When G. Richard Wagoner Jr., General Motors’ embattled chairman and chief executive officer, faces his board this Friday to discuss the move by Renault-Nissan chief executive officer Carlos Ghosn to enlist GM as a global partner, he will probably be thinking about whether it’s his last regularly scheduled GM board meeting.
For three months or more Wagoner, despite recently forcing the board to give him a public endorsement, has been steadily losing their support. Going back to March, certain board members — George M.C. Fisher, Erskine B. Bowles, and John Bryan — have talked to the media on the record without consulting GM officialdom. Despite the “vote of confidence” Mr. Wagoner got, they did call a special board meeting last spring while the CEO was traveling in
And now, the anatomy of the Renault-Nissan offer smacks of a gesture on the part of board member Jerome York to embarrass and marginalize Mr. Wagoner. Remarkably,
If Carlos Ghosn wanted an alliance with GM, the way to go about it would be to call for a meeting with Rick Wagoner to discuss whether the GM chairman and CEO would favor a deal, and if he would support the move in a meeting with his board. Instead, Ghosn responded to an overture from
Wagoner, by contrast, set a five-percent net margin goal when he took over as CEO in 2000. At that level, GM would have earned $10 billion last year. Instead, it lost about $10 billion.
By enlisting Ghosn to stipulate that he will only buy into GM — he is offering to buy 20 percent at a cost of $3 billion — if he has support of management, York has forced Wagoner into a position of having to defend a position that he is better equipped to turn GM around than Ghosn, which is a stretch of the imagination few would exercise. It is, as the saying goes, “the old squeeze play.”
Add this to the lack of respect for Wagoner. Ghosn, prodded by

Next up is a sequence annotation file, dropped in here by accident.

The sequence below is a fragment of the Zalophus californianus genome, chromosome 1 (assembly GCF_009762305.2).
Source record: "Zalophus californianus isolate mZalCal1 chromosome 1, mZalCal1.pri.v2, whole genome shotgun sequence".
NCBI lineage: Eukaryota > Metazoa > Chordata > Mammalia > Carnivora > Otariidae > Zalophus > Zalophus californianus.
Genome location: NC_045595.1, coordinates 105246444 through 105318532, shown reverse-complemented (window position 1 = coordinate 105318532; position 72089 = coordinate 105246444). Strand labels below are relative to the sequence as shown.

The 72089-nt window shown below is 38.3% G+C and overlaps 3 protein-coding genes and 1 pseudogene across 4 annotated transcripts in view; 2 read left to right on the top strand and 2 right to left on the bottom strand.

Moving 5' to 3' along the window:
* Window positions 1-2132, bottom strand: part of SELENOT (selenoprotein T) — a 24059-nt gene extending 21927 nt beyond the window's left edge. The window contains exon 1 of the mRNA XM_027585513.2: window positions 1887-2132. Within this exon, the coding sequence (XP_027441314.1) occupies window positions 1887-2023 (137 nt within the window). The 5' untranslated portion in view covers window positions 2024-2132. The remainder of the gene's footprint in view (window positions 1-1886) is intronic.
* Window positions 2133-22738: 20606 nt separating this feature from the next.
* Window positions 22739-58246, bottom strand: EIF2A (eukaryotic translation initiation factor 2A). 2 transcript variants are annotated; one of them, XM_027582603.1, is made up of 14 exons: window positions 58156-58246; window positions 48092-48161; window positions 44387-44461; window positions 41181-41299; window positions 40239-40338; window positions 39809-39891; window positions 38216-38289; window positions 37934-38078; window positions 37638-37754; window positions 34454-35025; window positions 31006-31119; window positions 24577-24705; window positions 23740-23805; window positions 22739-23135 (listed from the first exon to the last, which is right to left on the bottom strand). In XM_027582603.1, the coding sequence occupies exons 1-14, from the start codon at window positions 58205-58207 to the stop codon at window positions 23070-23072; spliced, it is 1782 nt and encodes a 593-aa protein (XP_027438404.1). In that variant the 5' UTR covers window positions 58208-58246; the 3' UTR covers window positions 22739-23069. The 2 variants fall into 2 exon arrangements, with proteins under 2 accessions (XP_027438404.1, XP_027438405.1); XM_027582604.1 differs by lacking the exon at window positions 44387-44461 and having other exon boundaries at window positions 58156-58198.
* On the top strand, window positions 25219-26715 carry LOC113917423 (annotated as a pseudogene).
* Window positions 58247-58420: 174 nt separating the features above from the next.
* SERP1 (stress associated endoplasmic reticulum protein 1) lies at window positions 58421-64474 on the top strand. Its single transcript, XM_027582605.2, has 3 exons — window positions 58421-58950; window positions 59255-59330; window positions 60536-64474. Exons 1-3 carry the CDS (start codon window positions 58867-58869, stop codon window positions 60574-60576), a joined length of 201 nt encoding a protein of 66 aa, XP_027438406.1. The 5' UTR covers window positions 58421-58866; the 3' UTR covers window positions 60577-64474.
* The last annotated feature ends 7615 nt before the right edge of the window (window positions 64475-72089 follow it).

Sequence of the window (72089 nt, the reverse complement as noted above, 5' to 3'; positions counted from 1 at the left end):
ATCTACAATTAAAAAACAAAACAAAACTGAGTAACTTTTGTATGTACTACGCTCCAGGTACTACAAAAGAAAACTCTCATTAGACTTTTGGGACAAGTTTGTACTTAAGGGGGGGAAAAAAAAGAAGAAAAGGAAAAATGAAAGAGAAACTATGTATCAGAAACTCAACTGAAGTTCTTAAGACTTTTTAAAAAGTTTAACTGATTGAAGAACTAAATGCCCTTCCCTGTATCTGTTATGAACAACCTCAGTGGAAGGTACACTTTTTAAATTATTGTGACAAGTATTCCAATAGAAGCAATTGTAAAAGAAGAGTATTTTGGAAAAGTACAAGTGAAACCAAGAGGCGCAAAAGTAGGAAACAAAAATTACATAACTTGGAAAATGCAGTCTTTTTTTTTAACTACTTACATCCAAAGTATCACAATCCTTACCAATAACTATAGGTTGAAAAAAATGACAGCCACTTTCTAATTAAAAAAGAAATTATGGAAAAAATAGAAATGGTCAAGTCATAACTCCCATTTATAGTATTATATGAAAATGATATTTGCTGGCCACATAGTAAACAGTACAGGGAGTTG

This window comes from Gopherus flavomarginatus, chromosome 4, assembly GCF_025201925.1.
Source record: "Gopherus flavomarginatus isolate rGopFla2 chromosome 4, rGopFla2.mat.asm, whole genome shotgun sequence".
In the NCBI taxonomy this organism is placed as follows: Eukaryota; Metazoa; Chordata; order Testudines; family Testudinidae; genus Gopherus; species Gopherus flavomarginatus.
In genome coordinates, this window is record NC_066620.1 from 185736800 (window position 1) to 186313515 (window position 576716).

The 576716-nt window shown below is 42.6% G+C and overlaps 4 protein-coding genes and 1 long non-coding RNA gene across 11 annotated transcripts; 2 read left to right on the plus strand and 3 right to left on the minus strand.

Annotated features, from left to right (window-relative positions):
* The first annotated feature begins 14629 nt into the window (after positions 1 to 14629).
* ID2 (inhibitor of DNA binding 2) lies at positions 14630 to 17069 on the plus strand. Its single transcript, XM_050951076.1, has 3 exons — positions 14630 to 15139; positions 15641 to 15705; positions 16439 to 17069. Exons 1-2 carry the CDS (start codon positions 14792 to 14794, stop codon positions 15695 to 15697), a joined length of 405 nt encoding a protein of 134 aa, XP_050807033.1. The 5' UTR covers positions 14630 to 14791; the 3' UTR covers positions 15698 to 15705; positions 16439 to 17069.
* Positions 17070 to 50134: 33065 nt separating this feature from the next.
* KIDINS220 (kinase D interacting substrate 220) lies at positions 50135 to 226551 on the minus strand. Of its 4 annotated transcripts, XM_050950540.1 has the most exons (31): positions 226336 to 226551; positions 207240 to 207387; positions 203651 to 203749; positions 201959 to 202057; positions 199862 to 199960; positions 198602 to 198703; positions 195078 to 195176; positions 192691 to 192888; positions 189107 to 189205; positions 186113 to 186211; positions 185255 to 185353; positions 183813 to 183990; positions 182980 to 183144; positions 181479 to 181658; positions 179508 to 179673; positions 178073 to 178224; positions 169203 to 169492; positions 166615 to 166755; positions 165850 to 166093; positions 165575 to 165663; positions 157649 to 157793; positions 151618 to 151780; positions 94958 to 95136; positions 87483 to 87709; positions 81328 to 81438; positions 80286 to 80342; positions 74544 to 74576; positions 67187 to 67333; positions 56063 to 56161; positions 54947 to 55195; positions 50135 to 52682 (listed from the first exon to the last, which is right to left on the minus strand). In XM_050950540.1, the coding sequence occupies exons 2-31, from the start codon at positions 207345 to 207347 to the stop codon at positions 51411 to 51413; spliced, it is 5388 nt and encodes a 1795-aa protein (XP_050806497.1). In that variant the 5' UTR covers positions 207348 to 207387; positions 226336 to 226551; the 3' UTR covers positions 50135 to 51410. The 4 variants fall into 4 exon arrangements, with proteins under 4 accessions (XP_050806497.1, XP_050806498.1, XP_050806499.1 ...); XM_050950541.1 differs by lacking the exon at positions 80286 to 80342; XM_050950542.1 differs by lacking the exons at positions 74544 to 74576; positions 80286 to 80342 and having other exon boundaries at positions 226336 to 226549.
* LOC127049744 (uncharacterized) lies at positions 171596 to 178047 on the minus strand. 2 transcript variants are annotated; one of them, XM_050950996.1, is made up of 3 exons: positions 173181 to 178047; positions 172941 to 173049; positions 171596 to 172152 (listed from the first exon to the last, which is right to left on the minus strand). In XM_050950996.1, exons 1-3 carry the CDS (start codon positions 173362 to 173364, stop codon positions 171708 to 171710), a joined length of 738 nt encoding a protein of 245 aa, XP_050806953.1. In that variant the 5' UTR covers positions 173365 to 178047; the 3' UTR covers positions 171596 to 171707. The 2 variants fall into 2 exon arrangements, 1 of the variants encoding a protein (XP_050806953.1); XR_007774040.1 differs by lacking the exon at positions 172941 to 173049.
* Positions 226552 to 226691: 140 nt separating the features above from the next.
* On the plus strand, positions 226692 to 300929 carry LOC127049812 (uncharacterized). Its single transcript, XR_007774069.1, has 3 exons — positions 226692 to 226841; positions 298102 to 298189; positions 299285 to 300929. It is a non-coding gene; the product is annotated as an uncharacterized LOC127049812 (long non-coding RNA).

Twenty percent of General Motors would not give Carlos Ghosn control of GM management. But if the board supports the move and Wagoner doesn’t (how will the board justify not supporting it?), the likely outcome is that Wagoner will resign. Who takes over for Wagoner at that point is anyone’s guess. Chief financial officer Fritz Henderson is most often mentioned as a Wagoner replacement, but it remains to be seen if
Another movement to look for should Wagoner step down this summer is Bob Lutz’s ascension to a bigger role. Both York and Ghosn admire Lutz’s product development savvy. It’s doubtful that Lutz would be made CEO, but absent Henderson or a compelling outsider, York and Ghosn could muster support for Lutz as CEO on an interim basis. At the very least, Lutz could find himself a GM board member in the shakeout.
With York as chairman and Ghosn on the board of directors, with their agendas of rapid reform, the job of CEO becomes more attractive to some candidates that have been bandied about: Textron CEO Lewis B. Campbell or Delphi CEO Robert “Steve” Miller.
The criticism of Wagoner is that he is too much a prisoner of GM tradition and the institution. Yes, he shuttered the Oldsmobile brand after former CEO Jack Smith, former chairman John Smale and former GM North America chief Ron Zarrella tortured the brand into oblivion with one lame product plan and marketing effort after another. But under York and an outsider CEO, it is likely that the Buick and Saab brands would be shuttered as well, and HUMMER possibly sold off (though Ghosn may convince
Yes, when Wagoner calls this Friday’s board meeting to order and looks around the room at the faces, he will likely be wondering how much longer he wants to try and run GM. When board support starts to crack, it’s tough to close the breaks. Making matters worse is when cracks form in a board that was handpicked by the chairman himself. Boards are a bit more anxious these days to not appear as a rubber stamp for the chairman. And that will make for an uncomfortable summer for Rick Wagoner — if he lasts that long.